Anti-Semitism Is on the Rise From Both Sides. Just Not How You Think. – Forward.com
2016/12/20 Leave a comment
J.J. Goldberg on left and right-wing antisemitism and the political divide:
In effect, the walls of mutual hostility and suspicion that cut through the American body politic — and, in slightly different form, through the Jewish community — have left much of the public believing that anti-Semitism is a unitary problem that exists over there, on the other side, while they are unable to see the parallel problem on its own side. The denial is not just shortsighted but also dangerous. Both strains of anti-Jewish ideology have been responsible for multiple deadly attacks specifically targeting Jews and Jewish institutions on U.S. soil over the past quarter-century, since the uptick began. In fact, according to my own research via FBI data and online newspaper archives around the country, the two strands, far-right and anti-Israel, are both implicated in roughly the same number of such attacks during that period.
The line separating sharp, activist opposition to Israeli policy from hatred of its existence isn’t always easy to see. Nor is it hard and fast. Fifty years of the Israeli military ruling over millions of Palestinians without citizenship or political rights are generating a time bomb of Western-liberal frustration. Palestinian activists exploit the frustration to pressure Israel and advance their cause. It all becomes devilishly complicated: There’s hatred of Israel because of what it is. There’s also hatred fanned by what Israel does.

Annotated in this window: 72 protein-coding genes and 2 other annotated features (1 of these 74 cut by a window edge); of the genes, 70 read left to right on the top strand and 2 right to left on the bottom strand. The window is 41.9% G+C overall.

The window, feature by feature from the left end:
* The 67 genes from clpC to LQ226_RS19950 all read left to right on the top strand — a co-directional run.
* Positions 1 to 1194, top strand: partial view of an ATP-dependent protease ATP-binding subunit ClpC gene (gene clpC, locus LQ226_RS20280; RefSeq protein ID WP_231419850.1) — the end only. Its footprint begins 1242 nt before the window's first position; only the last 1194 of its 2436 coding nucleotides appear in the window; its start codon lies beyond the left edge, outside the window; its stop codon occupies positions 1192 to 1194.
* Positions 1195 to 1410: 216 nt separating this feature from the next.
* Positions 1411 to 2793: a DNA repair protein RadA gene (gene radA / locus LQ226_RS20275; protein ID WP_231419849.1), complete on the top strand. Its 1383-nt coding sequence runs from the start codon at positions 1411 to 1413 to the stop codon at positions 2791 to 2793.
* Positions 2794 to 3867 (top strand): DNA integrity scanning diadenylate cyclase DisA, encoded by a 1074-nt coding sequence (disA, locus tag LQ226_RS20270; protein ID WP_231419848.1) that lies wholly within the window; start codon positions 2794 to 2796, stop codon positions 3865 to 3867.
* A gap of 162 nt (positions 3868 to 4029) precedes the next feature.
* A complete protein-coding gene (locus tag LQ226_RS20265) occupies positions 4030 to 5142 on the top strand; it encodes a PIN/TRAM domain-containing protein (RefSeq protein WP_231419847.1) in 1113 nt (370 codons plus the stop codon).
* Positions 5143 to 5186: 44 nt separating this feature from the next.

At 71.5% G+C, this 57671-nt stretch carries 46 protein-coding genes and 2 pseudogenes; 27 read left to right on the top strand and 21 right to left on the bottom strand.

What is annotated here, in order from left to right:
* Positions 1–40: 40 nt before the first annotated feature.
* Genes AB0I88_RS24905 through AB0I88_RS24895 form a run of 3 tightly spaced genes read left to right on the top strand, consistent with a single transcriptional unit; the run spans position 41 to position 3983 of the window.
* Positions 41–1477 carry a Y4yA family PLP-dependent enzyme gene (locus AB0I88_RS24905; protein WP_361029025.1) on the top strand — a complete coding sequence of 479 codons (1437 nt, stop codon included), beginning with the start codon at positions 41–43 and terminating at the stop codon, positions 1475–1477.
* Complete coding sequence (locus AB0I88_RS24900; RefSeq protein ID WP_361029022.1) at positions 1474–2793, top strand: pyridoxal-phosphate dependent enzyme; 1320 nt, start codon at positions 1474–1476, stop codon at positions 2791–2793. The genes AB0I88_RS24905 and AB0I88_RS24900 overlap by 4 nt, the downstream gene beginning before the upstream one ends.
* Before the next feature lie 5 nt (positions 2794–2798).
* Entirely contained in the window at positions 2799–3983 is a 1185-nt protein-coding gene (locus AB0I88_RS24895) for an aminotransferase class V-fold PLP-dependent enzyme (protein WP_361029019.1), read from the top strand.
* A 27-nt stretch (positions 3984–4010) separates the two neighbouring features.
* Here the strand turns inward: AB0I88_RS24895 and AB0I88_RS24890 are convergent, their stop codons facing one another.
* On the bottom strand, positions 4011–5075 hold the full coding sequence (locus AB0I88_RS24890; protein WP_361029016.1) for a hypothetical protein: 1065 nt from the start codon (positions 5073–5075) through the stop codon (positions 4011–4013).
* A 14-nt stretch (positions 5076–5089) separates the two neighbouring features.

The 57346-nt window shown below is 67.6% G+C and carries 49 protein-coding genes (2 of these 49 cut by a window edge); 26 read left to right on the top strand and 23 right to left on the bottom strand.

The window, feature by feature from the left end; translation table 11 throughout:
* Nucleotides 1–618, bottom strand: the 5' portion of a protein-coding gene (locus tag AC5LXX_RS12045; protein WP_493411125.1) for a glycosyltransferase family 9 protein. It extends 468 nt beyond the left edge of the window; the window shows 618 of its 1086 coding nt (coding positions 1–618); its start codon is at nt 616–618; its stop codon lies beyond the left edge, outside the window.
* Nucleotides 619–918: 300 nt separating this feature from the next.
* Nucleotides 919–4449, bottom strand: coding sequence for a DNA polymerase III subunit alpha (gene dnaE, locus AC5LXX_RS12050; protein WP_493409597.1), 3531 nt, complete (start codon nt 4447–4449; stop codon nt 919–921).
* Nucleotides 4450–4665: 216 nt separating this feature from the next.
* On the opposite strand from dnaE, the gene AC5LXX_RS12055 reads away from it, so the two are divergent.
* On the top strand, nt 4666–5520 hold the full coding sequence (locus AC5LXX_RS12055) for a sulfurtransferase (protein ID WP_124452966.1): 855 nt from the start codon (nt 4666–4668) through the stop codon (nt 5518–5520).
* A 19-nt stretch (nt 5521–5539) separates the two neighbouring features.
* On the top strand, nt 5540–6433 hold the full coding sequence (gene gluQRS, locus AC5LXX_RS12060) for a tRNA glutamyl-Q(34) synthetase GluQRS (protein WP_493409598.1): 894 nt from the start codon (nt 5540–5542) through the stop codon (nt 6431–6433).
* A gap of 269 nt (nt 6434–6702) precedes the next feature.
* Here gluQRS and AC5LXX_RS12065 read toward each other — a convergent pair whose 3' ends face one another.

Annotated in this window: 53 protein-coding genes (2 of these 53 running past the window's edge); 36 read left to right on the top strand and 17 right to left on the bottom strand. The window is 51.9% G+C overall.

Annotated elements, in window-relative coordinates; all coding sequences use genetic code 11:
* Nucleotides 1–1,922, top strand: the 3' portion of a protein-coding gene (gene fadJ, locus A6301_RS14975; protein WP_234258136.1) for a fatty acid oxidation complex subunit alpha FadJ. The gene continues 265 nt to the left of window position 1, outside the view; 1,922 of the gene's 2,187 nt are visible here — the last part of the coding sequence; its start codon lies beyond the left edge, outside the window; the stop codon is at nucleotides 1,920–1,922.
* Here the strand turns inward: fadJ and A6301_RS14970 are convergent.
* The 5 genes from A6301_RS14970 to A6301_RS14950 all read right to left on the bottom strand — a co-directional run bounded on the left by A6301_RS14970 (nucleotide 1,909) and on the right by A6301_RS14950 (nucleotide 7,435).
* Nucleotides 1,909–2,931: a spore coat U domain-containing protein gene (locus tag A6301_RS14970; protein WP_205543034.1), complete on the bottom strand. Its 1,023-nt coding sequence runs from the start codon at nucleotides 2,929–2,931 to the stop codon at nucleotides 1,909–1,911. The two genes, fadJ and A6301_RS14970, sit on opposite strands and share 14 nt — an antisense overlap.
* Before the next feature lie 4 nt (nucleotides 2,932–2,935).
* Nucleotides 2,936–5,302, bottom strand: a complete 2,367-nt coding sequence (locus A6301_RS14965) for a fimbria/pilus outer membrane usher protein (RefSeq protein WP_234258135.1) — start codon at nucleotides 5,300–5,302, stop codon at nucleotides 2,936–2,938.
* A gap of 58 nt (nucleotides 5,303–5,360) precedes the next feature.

At the same time, there’s an element of right-wing American anti-Semitism that is not prejudice but actual policy opposition to the social agenda of the Jewish advocacy community. American Jews have worked in an organized fashion for the past century to promote a set of broadly liberal principles, including pluralism, minority rights, church-state separation and international engagement. Significant strains of conservatism object to some or all of those principles. Some conclude that the Jewish community is their adversary. Others avoid mentioning Jews, fearing they’ll be accused of anti-Semitism.
Here, too, the line between hatred of Jews and opposition to Jewish policy is not impermeable. There are conservative critics of Israeli policy who bridle at the taboo on open criticism and let their disagreements morph into hostility. Like Israeli self-defense, Diaspora Jewish hypersensitivity is sometimes capable of fanning the very hostility it is meant to deter.